By Ida Therén
Kelsey and Rémy Bennett are New York-based sisters and creative collaborators. They work as a team to curate exhibitions, direct films and even produce branded events. Together, they’re co-producing and directing a web series that profiles female artists from ages 17 to 71, highlighting their extraordinary stories within 6 mini-documentaries. Altogether, it’s called “Under Her Skin,” and it’s made in collaboration with The FRONT, a company led by women with a mission to tell stories “by women, for the world.” Founded by veteran VICE Executive Creative Director, Thalia Mavros, The FRONT is a new media and entertainment organization that brings progressive storytelling from a female perspective to—as the name suggests—the forefront. They too lead brand collaborations, production and events. Today, the latest installment of the “Under Her Skin” series premieres here, featuring artist Hein Koh. Other artists in the series are Panteha Abareshi, Parker Day, Linda Friedman Schmidt, Tafv Sampson and Jane Rule Bourdine. Watch it below and read further for an interview with the Bennett sisters.
For the series, you chose not just artists from different heritage, but across a large age span. Why was that important to the core concept?
Rémy Bennett: We wanted to capture the stories of these women at varying stages of life, and highlight a range of experience. Often women are faced with choices imposed on them, and we wanted to explore how truly infinite the possibilities are. That it comes down to the individual what you want to do both professionally and personally, as opposed to a prescribed expectation for one’s gender. It was clear that all these women were driven by passion, but also the willingness to confront the pain of life, and use it as a positive force.
It’s crucial for young women to see a representation of older women with a strong sense of self who are the masters of their own destinies. We are often given the impression at a young age, that women have an expiration date linked to a physical presentation—which we are taught will no longer serve us after a certain age. I think that this is a fallacy that has been perpetuated for too long.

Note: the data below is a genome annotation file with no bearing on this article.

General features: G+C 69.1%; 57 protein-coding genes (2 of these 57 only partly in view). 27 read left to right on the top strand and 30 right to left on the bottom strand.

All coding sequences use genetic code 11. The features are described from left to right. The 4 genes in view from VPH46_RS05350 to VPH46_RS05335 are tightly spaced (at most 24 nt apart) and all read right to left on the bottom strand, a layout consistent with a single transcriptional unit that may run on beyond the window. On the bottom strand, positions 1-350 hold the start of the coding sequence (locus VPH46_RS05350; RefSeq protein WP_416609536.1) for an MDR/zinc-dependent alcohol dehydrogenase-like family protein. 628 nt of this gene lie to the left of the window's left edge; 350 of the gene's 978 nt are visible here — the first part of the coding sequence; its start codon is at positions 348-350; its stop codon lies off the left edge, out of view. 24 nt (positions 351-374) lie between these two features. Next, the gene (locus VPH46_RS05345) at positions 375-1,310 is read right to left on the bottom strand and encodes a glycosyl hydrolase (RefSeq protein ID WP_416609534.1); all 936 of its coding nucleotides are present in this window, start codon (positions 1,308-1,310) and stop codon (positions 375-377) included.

The brief films are dense with meaning. How did you get to the core of the issues in such a short time frame?
Kelsey Bennett: The process was very collaborative with each woman. We understand the artists we’re working with both on a personal and artistic level, which helps form a connection and builds trust. It makes the collaborative partnership almost psychic in nature.
RB: With each person there was a particular essence from them and their work that we were looking to capture. We really tried to explore ways to get to the heart of things with each individual.
How did you get the idea for the series?
RB: The idea started when Kelsey and I were working with illustrator Panteha Abareshi. She was staying with us in New York for a creative workshopping residency that we sort of designed for her. She was 17 at the time and living in Tucson, Arizona. That’s when we came up with the idea of collaborating on a film about her artistic process, and The Front got on board with it. We had such a positive experience with that project, that we kept on going in the same vein with other artists.
How did you manage to bring it to life? How are you working with financing?
RB: The Front supported us in terms of financing and we travelled around the country gathering small teams of crew who we trusted and could collaborate with. A lot of these women opened up their homes to us and we had a very intimate beautiful working dynamic. We were so grateful to these women for what they were willing to share with us.
Why is this project important right now?
RB: Women’s images are often filtered through the perspective or lens of a man. That can obstruct an honest representation of that individual. Right now we’re seeing how crucial it is for women to have a channel of communication that won’t be fucked with.
KB: These women are all artists who use their personal, chronic, collective, and intergenerational pain, to create. They use their pain as a source of strength and it brings them to a place of knowledge and empowerment. The series really highlights the strength in facing the pain. And setting examples of how to display one’s strength through vulnerability is very important right now. In order to be vulnerable you need to expose the most sensitive parts of yourself which is not always an easy task. One needs to be incredibly strong and brave in order to be vulnerable.
Bennett sister images by Charlie Rubin, all other images courtesy of The FRONT, Kelsey and Rémy Bennett